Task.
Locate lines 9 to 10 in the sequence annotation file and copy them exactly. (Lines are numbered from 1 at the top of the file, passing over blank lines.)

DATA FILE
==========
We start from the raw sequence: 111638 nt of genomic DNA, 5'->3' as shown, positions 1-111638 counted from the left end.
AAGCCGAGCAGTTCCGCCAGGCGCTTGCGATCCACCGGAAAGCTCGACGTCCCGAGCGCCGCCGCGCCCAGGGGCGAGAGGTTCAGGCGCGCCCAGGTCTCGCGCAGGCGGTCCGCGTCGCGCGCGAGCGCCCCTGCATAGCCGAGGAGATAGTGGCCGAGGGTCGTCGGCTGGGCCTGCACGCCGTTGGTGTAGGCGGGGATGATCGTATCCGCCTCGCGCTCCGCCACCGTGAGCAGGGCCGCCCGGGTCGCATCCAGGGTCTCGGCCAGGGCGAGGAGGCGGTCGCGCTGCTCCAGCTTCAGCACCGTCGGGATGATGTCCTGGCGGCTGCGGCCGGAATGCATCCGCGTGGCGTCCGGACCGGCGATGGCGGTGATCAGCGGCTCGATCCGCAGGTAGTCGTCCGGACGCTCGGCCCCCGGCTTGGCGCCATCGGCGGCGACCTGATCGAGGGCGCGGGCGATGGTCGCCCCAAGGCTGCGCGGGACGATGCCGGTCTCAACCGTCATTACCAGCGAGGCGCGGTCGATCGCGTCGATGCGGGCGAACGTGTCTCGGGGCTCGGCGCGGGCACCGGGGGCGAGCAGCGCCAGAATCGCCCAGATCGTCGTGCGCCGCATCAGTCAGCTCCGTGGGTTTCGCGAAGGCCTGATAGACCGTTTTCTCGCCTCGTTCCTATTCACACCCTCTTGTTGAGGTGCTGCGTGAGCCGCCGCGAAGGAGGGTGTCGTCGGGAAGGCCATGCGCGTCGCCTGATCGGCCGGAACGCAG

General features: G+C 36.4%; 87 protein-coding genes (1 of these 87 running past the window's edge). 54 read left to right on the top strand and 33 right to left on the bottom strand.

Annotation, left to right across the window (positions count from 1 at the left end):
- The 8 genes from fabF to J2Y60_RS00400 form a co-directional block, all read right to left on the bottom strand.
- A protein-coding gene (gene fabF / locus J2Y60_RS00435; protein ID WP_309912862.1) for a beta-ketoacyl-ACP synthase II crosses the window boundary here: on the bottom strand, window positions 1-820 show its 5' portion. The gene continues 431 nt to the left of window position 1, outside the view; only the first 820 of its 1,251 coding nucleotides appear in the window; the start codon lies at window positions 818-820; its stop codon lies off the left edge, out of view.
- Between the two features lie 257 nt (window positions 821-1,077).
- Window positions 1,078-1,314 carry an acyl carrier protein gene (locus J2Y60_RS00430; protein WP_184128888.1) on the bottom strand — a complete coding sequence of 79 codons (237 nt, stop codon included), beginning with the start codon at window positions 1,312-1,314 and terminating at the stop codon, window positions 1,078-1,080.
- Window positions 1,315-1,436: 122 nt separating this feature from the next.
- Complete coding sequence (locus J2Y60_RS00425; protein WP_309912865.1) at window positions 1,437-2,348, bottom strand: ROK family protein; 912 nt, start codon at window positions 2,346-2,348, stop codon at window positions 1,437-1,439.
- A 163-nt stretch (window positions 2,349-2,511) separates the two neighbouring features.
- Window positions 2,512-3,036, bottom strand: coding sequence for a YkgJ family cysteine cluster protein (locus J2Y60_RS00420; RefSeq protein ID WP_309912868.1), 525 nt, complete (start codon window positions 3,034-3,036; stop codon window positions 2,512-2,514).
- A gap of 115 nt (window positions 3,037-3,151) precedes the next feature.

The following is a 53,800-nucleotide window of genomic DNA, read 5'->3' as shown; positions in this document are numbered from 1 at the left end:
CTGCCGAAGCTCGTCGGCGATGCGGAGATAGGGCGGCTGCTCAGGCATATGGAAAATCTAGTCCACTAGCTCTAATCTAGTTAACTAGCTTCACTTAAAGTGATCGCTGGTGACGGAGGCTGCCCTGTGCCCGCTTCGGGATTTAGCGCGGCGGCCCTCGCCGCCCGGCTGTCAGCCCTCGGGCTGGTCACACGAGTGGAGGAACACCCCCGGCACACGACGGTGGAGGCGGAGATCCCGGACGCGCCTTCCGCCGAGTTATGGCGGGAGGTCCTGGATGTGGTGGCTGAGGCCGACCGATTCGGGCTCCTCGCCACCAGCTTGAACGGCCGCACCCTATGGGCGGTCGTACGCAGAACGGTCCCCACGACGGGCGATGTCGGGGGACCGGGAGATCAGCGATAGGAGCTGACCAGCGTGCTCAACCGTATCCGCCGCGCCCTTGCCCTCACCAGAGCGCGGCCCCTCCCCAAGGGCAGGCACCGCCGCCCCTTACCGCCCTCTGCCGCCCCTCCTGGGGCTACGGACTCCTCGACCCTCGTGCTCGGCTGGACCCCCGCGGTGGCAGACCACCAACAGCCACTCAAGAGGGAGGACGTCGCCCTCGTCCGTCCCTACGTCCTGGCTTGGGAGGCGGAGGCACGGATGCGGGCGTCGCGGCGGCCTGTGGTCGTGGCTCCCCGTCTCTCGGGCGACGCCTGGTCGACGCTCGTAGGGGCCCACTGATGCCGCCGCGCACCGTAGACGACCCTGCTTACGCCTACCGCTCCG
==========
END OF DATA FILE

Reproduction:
- Window positions 1,315-1,436: 122 nt separating this feature from the next.
- Complete coding sequence (locus J2Y60_RS00425; protein WP_309912865.1) at window positions 1,437-2,348, bottom strand: ROK family protein; 912 nt, start codon at window positions 2,346-2,348, stop codon at window positions 1,437-1,439.